Quickening the process to healing bone
MD/PhD student’s tissue engineering research recognized
by Society For Biomaterials
Rice BIOE NEWS
By Shawn Hutchins
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|MD/PhD student Paschalia “Lina” Mountziaris with Rice Professor Antonios Mikos || |
Paschalia “Lina” Mountziaris has been selected to receive the Society For Biomaterials’ Student Award for Outstanding Research in the PhD category
for her investigations into the use of biodegradable polymeric scaffolds and the controlled release of inflammatory mediators for tissue engineering.
Mountziaris, an MD/PhD student in the Rice University-Baylor College of Medicine Medical Scientist Training Program (MSTP), will receive the award at the World Biomaterials Congress in Chengdu, China in June 2012.
Results of the award-winning research will also be published in the Journal of Biomedical Materials Research Part A in a paper titled, "The Interplay of Bone-Like Extracellular Matrix and TNF-α Signaling on In Vitro Osteogenic Differentiation of Mesenchymal Stem Cells," that was co-authored by Mountziaris, Rice bioengineering undergraduate student Stephanie T. Tzouanas, and Antonios G. Mikos.
“A wide variety of factors slow the bone regeneration process, particularly for patients with impaired wound healing due to disease and advanced age,” said the recent graduate of Professor Mikos’ Research Group at Rice University. “We have been studying new strategies to enhance bone regeneration that would significantly improve the quality of life of these patients.”
In the study, Mountziaris specifically examined the interplay of bone-like extracellular matrix (ECM) and varying doses of a particular type of inflammatory cytokine – tumor necrosis factor-alpha, or TNF-α, which is secreted by white blood cells as a first response to bone injury.
In the body, short-term delivery of TNF-α is necessary for bone regeneration, but long-term delivery can damage bone. The research found that prolonged exposure to TNF-α has damaging effects as it reduces mineralized matrix deposition by mesenchymal stem cells (MSCs) that are growing on ECM-coated scaffolds. MSCs are the precursors to bone-forming cells and, like TNF-α, are present at the site of bone injury.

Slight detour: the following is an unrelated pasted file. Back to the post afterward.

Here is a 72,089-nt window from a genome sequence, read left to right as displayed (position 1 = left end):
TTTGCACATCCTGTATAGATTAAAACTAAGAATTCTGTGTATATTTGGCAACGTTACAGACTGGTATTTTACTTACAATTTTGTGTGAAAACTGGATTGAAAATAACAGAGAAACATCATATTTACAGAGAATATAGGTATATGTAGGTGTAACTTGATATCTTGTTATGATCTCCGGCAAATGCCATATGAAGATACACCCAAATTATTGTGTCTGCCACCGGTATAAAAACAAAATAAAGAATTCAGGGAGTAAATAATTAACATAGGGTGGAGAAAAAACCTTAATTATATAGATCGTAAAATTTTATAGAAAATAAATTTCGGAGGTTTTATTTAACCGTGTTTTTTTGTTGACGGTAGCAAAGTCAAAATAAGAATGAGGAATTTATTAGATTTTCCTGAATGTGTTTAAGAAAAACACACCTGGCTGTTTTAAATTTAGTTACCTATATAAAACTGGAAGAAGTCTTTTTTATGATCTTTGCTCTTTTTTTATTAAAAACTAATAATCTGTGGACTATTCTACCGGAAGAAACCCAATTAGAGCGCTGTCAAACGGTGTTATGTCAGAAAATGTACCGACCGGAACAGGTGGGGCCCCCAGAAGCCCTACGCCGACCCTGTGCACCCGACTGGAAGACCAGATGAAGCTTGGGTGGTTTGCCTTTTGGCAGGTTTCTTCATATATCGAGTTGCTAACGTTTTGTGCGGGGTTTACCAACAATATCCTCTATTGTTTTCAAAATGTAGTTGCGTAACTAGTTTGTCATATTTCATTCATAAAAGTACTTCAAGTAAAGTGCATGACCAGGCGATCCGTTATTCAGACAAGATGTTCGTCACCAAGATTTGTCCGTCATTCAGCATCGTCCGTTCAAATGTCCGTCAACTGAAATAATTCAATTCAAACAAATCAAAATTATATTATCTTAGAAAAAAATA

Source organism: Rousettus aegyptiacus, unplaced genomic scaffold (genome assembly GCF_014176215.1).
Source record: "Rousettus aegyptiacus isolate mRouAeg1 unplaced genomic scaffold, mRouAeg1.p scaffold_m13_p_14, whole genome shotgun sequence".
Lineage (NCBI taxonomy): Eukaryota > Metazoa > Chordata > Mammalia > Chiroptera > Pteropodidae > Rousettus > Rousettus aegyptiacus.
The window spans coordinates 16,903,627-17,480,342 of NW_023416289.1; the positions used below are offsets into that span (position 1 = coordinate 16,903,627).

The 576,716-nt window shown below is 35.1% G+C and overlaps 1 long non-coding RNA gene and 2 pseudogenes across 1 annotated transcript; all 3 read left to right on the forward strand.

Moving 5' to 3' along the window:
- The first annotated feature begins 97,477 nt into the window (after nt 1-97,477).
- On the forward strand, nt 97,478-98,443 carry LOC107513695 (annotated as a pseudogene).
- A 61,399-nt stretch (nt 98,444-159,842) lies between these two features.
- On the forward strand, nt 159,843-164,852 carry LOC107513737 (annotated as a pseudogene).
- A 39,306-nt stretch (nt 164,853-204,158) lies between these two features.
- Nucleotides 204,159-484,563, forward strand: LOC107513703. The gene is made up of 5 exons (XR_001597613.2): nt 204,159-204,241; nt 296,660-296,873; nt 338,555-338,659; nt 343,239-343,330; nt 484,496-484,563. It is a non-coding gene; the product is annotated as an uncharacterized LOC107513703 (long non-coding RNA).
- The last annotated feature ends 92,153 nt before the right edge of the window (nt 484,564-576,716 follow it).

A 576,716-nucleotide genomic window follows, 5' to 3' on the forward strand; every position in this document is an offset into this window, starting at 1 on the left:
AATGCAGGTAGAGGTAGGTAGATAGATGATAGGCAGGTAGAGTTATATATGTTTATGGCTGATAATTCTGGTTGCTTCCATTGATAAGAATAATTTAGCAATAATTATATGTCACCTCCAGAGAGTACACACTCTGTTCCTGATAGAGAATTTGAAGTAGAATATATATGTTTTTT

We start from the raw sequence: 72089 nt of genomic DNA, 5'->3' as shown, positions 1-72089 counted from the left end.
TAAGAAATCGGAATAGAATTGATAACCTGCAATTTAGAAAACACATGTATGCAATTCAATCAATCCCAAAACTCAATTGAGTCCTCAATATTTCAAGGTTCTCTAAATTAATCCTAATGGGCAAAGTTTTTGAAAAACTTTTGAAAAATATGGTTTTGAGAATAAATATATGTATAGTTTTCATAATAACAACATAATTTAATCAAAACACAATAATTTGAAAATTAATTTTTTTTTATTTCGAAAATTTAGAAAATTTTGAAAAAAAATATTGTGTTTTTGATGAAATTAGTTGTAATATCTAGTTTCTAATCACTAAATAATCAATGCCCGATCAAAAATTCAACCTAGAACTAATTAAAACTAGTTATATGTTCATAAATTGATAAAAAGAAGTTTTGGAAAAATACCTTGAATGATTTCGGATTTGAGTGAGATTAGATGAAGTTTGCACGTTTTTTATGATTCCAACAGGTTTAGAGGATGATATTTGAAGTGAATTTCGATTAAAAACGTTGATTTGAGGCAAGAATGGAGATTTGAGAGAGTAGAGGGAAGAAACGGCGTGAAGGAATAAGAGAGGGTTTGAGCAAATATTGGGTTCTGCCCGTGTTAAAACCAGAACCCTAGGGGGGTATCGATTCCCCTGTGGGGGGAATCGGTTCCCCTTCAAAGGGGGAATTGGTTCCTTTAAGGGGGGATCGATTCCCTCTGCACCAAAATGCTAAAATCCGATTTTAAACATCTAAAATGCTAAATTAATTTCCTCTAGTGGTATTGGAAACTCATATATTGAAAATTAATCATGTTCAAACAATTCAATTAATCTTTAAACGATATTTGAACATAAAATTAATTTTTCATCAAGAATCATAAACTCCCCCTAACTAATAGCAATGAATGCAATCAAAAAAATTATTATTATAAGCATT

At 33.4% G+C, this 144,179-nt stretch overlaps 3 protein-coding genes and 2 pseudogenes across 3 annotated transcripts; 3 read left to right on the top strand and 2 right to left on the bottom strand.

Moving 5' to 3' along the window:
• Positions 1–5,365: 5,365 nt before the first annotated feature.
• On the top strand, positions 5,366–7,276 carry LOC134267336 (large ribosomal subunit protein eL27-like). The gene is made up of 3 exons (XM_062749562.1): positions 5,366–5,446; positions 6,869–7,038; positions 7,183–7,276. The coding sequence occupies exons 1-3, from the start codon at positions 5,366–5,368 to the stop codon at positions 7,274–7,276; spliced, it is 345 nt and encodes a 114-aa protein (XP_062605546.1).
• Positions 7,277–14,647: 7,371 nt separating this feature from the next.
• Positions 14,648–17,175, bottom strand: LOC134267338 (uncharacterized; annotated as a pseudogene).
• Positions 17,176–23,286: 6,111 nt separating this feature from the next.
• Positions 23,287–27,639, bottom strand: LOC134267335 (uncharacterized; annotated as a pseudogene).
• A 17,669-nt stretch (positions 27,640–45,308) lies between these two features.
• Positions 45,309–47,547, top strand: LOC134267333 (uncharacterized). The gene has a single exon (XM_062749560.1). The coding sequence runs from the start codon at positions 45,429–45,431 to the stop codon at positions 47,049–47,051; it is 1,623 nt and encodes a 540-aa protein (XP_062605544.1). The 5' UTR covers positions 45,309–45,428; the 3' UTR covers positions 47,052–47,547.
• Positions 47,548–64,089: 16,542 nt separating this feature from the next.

“Lina’s recent work underscores the potential of engineered biomaterials constructs to serve as clinically realistic models in the investigation of the impact of a variety of inflammatory signaling molecules on the regeneration of a range of tissues, including bone,” said Mikos, who is the Louis Calder Professor of Bioengineering, Chemical and Biomolecular Engineering; director Center for Excellence in Tissue Engineering; and director of the J.W. Cox Laboratory for Biomedical Engineering.
Mountziaris says this knowledge will facilitate the design of not only new bone tissue engineering strategies that modulate inflammation, but can also be applied to investigate the impact and potential benefit of a variety of inflammatory mediators on healing and regeneration in a wide range of tissues.
Mountziaris is also a recipient of a National Institutes of Health Nanobiology graduate fellowship, a W.M. Keck Center for Interdisciplinary Bioscience Training Grant (2008-2010), a Jack F. Pollard Endowed Fellowship in Engineering from Rice University (2008), a Scholarship Award for Academic Achievement from the Hellenic Professional Society of Texas (2009), a graduate fellowship in biotechnology from the National Institutes of Health and Rice University’s Institute of Biosciences and Bioengineering (2010-2011), and a Mary F.D. Morse Graduate Fellowship for Academic Achievement and Excellence in Healthcare-Related Research from the Institute of Biosciences and Bioengineering (2010). She has a Bachelor of Science and Engineering in chemical engineering and minors in engineering biology and French literature from Princeton University.
Founded in 1974, the Society For Biomaterials is a professional society that promotes advances in biomedical materials research and development by encouragement of cooperative educational programs, clinical applications, and professional standards in the biomaterials field.